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LSU's best recruiting sleepers 

January, 22, 2013
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BATON ROUGE, La. -- Whatever you do, don't try to out-evaluate LSU coaches.

LSU has been one of college football's premier producers of pro talent in the Les Miles era, and more often than not, the eventual high draft picks are players who were unheralded recruits. For every Patrick Peterson, who was everybody's blue chipper coming out of high school, there's a Morris Claiborne who was anything but that coming out of high school.

So when you look at LSU's recruiting results, don't focus on how many 5-star studs they beat everybody else for. Look for the guys like the ones below who went from unheralded to unstoppable:


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Countdown to signing day: Greg Gilmore 

December, 31, 2012
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To gear up for 2013 national signing day, GeauxTigerNation's Gary Laney will break down every commitment in the Tigers' 2013 recruiting class.

Vitals: DT Greg Gilmore, Hope Mills, N.C./South View, 6-foot-4, 285 pounds

Committed: Nov. 8, 2012

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LSU hopes reputation leads to big weekend 

December, 14, 2012
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BATON ROUGE -- LSU already has a top 10 class, but this weekend the Tigers will be pitching to make it even better.



The Tigers will host a pair of ESPN 150 players on official visits with Maquedius Bain, a defensive tackle from Fort Lauderdale, Fla., and Priest Willis, a safety from Tempe, Ariz., both scheduled to be on campus this weekend.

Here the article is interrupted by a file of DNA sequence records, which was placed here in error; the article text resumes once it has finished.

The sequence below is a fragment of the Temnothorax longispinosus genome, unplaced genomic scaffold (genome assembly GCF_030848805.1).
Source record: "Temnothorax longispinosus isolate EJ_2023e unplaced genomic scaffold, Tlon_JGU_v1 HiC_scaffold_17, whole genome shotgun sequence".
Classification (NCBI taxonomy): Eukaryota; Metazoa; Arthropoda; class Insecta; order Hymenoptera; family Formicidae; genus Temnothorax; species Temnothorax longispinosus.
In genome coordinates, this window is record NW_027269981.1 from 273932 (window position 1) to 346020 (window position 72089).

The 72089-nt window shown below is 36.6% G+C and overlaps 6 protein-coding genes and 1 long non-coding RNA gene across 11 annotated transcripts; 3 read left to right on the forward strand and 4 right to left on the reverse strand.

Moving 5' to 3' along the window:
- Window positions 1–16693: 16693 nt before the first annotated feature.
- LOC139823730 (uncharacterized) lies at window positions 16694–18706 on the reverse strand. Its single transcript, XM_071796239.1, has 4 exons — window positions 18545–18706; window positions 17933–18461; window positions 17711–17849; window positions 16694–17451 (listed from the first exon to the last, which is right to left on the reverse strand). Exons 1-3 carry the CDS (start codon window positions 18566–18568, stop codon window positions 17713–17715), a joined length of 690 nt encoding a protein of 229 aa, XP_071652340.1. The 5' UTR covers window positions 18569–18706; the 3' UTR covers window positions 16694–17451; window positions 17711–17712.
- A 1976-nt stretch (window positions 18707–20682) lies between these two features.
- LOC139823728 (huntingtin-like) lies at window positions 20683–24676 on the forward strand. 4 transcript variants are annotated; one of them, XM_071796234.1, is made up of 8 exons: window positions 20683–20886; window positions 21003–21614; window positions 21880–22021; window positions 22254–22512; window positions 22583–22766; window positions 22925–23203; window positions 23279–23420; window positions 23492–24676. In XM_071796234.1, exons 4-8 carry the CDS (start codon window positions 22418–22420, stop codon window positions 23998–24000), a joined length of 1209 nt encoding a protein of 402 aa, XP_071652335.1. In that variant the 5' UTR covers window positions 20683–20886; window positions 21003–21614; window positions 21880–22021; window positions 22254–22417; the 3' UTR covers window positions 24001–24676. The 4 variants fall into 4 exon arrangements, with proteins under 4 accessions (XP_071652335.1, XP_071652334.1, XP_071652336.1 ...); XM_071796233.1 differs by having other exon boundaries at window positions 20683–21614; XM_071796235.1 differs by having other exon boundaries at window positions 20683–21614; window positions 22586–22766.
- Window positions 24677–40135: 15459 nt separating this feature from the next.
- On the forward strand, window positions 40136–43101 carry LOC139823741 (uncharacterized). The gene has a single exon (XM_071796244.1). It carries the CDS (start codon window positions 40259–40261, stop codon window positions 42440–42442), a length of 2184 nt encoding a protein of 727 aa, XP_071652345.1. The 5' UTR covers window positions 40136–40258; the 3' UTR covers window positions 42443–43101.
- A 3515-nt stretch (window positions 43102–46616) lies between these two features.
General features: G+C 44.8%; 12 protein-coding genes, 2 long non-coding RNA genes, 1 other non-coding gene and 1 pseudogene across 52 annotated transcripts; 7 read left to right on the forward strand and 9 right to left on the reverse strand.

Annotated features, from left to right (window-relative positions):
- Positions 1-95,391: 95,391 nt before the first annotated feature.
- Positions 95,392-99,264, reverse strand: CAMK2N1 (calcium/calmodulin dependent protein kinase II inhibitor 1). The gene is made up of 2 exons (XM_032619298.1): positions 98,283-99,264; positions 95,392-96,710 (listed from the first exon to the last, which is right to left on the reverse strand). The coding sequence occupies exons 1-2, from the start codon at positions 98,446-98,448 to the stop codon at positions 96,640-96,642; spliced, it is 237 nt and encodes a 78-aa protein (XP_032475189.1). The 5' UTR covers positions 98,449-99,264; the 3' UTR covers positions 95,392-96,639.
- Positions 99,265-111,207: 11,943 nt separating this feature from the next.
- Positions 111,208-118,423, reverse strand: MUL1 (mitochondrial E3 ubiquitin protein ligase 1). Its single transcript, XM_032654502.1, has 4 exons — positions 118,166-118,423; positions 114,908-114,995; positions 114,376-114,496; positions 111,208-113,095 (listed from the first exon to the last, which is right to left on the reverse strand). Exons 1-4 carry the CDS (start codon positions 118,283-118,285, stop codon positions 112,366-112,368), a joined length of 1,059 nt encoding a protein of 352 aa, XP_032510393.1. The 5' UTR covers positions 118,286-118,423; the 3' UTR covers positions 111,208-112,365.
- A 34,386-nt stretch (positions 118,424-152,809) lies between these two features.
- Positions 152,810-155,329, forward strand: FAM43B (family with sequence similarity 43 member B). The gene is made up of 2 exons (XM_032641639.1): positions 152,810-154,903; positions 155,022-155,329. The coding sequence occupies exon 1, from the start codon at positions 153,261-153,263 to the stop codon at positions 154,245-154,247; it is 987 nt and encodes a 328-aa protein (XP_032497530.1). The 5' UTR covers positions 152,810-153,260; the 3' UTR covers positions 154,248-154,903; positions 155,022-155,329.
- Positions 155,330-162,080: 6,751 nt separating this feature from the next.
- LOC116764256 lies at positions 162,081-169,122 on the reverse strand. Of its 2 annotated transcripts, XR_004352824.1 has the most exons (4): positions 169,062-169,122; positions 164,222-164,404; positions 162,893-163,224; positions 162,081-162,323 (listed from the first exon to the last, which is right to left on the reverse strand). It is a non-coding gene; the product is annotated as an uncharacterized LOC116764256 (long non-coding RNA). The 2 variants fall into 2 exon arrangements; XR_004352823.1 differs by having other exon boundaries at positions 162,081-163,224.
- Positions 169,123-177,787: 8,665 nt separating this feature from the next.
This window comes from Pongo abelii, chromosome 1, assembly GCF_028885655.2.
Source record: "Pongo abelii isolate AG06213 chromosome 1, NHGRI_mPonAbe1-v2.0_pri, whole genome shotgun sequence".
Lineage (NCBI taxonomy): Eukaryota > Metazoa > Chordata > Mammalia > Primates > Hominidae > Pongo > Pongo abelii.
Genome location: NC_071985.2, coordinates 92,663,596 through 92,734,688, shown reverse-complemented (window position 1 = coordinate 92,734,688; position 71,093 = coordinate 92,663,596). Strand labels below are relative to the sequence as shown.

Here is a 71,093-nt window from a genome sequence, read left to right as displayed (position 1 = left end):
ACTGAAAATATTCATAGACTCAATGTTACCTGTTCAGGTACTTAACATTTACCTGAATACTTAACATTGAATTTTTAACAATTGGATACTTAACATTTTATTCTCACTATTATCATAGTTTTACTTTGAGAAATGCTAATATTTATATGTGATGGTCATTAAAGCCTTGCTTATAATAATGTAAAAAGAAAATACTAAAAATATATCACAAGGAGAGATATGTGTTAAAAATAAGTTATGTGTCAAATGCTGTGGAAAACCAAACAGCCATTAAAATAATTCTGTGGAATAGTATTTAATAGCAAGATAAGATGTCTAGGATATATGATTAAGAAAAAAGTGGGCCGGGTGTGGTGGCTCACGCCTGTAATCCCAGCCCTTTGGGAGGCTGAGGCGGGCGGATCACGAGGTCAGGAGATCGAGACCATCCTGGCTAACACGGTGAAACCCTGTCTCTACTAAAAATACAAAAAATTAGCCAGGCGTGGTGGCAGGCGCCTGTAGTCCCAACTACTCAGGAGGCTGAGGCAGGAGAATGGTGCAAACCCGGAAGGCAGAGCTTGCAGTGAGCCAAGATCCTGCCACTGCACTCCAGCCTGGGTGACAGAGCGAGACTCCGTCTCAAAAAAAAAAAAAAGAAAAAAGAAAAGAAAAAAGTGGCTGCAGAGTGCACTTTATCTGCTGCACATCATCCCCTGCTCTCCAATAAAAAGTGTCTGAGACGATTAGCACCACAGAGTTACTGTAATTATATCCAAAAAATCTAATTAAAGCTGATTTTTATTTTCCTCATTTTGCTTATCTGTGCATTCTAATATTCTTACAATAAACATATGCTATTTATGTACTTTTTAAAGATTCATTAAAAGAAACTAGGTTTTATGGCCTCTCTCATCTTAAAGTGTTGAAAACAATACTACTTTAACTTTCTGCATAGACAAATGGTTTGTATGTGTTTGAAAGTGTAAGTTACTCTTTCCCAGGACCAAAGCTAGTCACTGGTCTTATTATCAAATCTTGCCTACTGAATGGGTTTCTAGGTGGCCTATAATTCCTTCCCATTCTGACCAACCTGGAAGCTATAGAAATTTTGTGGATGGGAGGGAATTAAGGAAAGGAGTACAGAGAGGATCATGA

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Sarkisian, Chavis primed for rematch

September, 3, 2012
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BATON ROUGE, La. -- On a beautiful, sun-drenched early September Seattle day in 2009, Steve Sarkisian coached his first game as Washington's head coach, beginning an unenviable task of turning around what had recently become a wretched program.

[+] EnlargeKeith Price
Steven Bisig/US PresswireLSU will face a tough test against Washington QB Keith Price on Saturday.
Opposite Sarkisian on the shores of Lake Washington that day, John Chavis was in his first game as defensive coordinator at LSU, tasked with turning around a defense that had grown unusually porous during an 8-5 2008 season, the worst season yet for head coach Les Miles in Baton Rouge.

If you were to judge from that day's outcome, one might believe it was Sarkisian who was headed for big success.

Sarkisian's Jake Locker-led offense piled up 478 yards and Washington hung close to the 11th-ranked Tigers, who prevailed 31-23, sending a downtrodden UW team to a 15th straight loss.

The two will match wits again Saturday in Baton Rouge and their stories have taken different turns since that day. It didn't take long for Chavis, the former Tennessee defensive coordinator, to make the Tigers' defense one of the best, if not the best in college football. Sarkisian has UW a long way from 15-game losing streaks, but at 20-19 in his fourth season, he is still got a ways to go to turn his team into a juggernaut.

Sarkisian, a former BYU quarterback who moved up the coaching ladder as an offense coordinator and quarterback guru at USC before going to Waashington, has replaced Locker, now a Tennessee Titan, with 3,000-yard passer Keith Price. Locker threw for 321 yards and two touchdowns in the 2009 game. LSU players are expecting Washington to try to similarly go after a young Tigers secondary with Price.

"We know Washington can throw the ball," said LSU safety Eric Reid after the Tigers' 41-14 win over North Texas Monday. "I know we can make those corrections and improvements [from the North Texas game]. We have to stay focused and I have to do better."

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When one breaks down the 15 returning starters on LSU's football teams, the list does not include junior cornerback Tharold Simon, a fact that may cause one to do a double take.

[+] EnlargeTharold Simon
AP Photo/Tony GutierrezLSU cornerback Tharold Simon is expected to have an even bigger impact in 2012.